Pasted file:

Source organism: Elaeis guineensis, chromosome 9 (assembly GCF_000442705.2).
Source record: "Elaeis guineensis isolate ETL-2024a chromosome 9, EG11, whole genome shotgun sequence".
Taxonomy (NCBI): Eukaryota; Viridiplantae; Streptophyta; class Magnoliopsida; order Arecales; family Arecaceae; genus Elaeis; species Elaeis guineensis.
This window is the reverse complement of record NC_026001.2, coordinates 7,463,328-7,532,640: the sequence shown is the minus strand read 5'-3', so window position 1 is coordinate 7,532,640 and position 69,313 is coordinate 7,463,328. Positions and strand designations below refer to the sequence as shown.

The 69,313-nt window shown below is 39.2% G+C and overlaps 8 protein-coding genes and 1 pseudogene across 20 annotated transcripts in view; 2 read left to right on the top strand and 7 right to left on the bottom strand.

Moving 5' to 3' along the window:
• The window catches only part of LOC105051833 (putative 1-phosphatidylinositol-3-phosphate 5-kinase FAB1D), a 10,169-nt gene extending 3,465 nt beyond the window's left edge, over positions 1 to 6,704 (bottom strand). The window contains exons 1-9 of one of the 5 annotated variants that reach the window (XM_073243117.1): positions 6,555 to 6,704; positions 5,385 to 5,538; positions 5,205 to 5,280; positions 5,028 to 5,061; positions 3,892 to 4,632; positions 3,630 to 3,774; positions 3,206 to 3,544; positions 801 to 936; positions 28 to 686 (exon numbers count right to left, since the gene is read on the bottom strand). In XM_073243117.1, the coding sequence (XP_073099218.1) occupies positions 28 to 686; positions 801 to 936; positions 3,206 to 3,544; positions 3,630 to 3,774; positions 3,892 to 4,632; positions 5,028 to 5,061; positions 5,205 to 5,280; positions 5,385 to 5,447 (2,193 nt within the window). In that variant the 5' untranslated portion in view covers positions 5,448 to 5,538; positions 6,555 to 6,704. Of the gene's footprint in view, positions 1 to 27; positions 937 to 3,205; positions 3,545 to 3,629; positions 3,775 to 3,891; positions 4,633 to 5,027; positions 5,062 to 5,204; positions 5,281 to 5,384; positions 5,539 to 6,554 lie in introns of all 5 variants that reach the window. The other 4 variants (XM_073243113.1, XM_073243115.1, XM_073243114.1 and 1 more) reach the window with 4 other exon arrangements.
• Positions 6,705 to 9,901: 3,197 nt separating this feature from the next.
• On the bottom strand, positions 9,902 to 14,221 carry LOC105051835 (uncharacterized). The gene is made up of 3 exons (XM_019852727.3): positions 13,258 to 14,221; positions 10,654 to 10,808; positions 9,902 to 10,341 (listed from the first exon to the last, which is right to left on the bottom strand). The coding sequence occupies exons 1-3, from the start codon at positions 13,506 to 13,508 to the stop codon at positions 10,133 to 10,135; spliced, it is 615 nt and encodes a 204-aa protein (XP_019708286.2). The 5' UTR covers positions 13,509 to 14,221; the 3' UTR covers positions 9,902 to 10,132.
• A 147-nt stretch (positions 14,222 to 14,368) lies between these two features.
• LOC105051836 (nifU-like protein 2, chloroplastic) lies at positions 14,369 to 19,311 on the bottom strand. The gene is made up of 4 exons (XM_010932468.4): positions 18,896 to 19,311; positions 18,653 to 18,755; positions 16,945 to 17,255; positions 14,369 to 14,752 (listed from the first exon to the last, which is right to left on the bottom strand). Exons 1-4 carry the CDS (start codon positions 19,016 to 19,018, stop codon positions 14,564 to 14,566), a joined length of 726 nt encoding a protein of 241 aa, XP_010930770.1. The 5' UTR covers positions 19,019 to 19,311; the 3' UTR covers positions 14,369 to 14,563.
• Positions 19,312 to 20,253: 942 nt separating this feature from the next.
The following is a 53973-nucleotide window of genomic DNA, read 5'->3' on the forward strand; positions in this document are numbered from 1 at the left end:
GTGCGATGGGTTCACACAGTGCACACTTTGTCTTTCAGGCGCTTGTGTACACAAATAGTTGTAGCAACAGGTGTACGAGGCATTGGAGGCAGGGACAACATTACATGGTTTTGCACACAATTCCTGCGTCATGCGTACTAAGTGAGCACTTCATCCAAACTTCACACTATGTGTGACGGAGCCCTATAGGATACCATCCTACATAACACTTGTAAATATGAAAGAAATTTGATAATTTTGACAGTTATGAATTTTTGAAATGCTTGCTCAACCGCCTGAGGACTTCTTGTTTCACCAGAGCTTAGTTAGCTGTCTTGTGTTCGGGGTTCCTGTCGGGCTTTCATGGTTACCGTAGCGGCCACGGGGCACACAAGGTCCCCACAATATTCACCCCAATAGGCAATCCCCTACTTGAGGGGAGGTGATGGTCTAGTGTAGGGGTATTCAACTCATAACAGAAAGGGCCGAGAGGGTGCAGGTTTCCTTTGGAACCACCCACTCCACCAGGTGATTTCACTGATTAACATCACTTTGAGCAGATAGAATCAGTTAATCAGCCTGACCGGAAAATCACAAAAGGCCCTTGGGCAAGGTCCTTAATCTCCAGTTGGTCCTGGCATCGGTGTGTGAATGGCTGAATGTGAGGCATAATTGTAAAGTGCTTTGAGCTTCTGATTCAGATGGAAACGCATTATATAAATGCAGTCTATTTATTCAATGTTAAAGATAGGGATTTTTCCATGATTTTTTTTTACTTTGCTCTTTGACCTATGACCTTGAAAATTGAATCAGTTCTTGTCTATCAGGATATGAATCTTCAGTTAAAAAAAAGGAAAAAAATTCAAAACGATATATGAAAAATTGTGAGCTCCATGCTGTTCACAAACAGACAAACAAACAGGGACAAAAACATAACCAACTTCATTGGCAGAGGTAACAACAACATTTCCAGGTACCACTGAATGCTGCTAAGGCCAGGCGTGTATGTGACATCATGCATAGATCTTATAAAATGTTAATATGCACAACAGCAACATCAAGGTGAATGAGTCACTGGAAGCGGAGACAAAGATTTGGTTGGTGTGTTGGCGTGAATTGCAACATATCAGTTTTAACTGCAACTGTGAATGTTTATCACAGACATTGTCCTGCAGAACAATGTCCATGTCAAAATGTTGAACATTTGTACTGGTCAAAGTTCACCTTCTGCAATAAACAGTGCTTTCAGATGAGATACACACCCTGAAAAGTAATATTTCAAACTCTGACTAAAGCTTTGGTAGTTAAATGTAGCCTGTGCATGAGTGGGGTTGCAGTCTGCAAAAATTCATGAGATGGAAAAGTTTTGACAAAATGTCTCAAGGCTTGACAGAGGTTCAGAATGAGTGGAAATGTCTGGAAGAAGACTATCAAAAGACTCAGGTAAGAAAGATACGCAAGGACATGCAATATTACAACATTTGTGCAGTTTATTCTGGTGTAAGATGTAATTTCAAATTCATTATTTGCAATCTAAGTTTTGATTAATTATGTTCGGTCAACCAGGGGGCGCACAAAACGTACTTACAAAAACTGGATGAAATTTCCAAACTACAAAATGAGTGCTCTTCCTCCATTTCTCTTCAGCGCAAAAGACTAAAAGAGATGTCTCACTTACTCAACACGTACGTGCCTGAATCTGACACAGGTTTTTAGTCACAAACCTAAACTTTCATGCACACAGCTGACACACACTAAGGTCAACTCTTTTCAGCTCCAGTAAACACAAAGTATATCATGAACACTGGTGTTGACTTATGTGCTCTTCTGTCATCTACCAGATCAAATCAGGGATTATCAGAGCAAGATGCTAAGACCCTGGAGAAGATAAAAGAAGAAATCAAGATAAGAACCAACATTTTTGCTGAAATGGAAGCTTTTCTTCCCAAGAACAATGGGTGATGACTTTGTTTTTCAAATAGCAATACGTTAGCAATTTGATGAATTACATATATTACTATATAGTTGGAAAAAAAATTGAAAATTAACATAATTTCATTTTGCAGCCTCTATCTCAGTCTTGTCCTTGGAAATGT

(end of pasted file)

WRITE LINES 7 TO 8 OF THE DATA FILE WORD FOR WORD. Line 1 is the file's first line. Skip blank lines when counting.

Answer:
• The window catches only part of LOC105051833 (putative 1-phosphatidylinositol-3-phosphate 5-kinase FAB1D), a 10,169-nt gene extending 3,465 nt beyond the window's left edge, over positions 1 to 6,704 (bottom strand). The window contains exons 1-9 of one of the 5 annotated variants that reach the window (XM_073243117.1): positions 6,555 to 6,704; positions 5,385 to 5,538; positions 5,205 to 5,280; positions 5,028 to 5,061; positions 3,892 to 4,632; positions 3,630 to 3,774; positions 3,206 to 3,544; positions 801 to 936; positions 28 to 686 (exon numbers count right to left, since the gene is read on the bottom strand). In XM_073243117.1, the coding sequence (XP_073099218.1) occupies positions 28 to 686; positions 801 to 936; positions 3,206 to 3,544; positions 3,630 to 3,774; positions 3,892 to 4,632; positions 5,028 to 5,061; positions 5,205 to 5,280; positions 5,385 to 5,447 (2,193 nt within the window). In that variant the 5' untranslated portion in view covers positions 5,448 to 5,538; positions 6,555 to 6,704. Of the gene's footprint in view, positions 1 to 27; positions 937 to 3,205; positions 3,545 to 3,629; positions 3,775 to 3,891; positions 4,633 to 5,027; positions 5,062 to 5,204; positions 5,281 to 5,384; positions 5,539 to 6,554 lie in introns of all 5 variants that reach the window. The other 4 variants (XM_073243113.1, XM_073243115.1, XM_073243114.1 and 1 more) reach the window with 4 other exon arrangements.
• Positions 6,705 to 9,901: 3,197 nt separating this feature from the next.